- Arts and Design
Coloring Art and Visual Language
The Deaf Have Their Own Language
I am the mother of three deaf adults, and now have deaf grandchildren. I have been appalled at the lack of literature and printed materials and videos available to the deaf for their development of language and reading skills. The majority of people believe that although the deaf can't hear our language, that they can still develop the same language skills through reading , as the blind can develop language skills through hearing. This is an incorrect assumption, as reading skills are based on hearing the language--as reading is based on sounds. To compensate for this inequality, years ago, with my first deaf son, Mark, I developed a system of visual symbols and hand signs for the deaf, called Visual Phonics, the missing part of sign language--a sign language for sound. This provided a way for the deaf to see and feel the sounds, and transfer that into a reading program. For the first time, profoundly deaf children, were able to see that the letters do do not always sound the same in english. For instance, the letter A sounds differently in words such as--about, cake, eat and any. But this is still not enough, the deaf have their own language--ASL, American sign language, in our country, and it does not follow the same grammatical structure as the english language--it is indeed, another language. The blind have thousands of books in braile, and talking books available in many libraries and at no cost. But, however, if you go to any local library anywhere, you will find nothing available for the deaf in their language, ASL. If you go to any book store and ask for a book for the deaf, you get the same response--the only ones available are for the hearing to learn sign language. Now it has become very popular to have books to teach sign language to young children, as they pick it up quickly and are able to sign their needs and wants in sign language before they are able to speak---but these are not books for the deaf. The deaf students, according to statistics that I have read in studies from universities such as Gallaudet, have low reading comprehension levels compared to hearing students. After high school graduation, their reading level is only around a 4th grade level. One cannot even read and understand the newspaper it this level. If they were to rely on closed captioning for the deaf to get their news--try seeing how well things are spelled and see if you can always understand what is written in the closed captions! It is true, with the video phone and translators, more is being done today than ever before, but it is still not enough. There is a whole world of information and literature that the deaf are missing out on. The classic novels and stories could be translated into ASL---many books that they will never otherwise enjoy. I am, of course, aware of the life-long battle that has been on going between the Oralists and those that advocate Sign Language, and I believe that their lack of cooperation between the two camps has greatly hindered the development and organization of the deaf community to demand more materials for their educational development. I hope that one day there will be greater advocates to push for more materials in behalf of the deaf that rely on sign language as their main means of communication---remember not everyone learns the same way--and freedom of choice is and always will be a God given right to all.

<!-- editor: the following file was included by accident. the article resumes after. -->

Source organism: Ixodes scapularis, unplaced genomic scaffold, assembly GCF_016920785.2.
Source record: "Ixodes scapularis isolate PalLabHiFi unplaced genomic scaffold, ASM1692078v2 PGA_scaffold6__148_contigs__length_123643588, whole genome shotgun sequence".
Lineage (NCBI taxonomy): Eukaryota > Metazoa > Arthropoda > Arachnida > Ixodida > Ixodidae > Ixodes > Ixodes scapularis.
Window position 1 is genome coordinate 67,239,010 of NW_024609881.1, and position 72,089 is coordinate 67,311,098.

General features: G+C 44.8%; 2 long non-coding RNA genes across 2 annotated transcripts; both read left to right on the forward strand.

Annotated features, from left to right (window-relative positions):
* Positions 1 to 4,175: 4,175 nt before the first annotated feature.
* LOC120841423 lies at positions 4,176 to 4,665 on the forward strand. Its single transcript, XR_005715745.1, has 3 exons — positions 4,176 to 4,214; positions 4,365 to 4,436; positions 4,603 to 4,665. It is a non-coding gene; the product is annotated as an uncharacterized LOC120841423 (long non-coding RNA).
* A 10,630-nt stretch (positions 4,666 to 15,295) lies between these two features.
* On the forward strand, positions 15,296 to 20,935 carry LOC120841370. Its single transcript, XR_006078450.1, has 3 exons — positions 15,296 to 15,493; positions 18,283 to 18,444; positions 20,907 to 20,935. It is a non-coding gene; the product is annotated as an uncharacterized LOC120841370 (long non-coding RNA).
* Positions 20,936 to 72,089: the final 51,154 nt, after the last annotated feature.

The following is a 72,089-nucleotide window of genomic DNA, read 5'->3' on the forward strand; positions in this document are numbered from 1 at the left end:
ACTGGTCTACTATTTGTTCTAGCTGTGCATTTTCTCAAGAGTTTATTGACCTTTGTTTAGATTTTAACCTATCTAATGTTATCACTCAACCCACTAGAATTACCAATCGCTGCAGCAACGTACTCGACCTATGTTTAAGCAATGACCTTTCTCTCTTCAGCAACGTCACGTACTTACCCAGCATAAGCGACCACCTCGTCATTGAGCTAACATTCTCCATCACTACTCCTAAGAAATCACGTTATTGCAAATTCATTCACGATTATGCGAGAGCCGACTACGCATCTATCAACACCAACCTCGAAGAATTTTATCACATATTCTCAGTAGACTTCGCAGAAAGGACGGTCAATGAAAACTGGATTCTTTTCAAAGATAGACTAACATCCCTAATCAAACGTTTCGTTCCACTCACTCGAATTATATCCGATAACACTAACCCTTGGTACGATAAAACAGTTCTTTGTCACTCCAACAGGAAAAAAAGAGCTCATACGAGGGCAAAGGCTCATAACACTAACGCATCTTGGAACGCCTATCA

Children's Coloring Books For The Deaf
I have developed several books for the deaf--starting with simple, coloring books that are accompanied with a DVD in ASL to go with the pictures. There are three religious, coloring books, an Animal Alphabet book, a Colors and Numbers book, a book on clouds, a children's story book, and a dragon, fairytale book--part of a series-for older children. Most have black and white illustrations--some for coloring--and are translated into ASL. The first book will be on the market the first part of 2011. I only hope, that one day, many more books will be available, especially the great classics, in ASL. There is a great need for these materials, and I only hope that this is just the beginning of many more to come.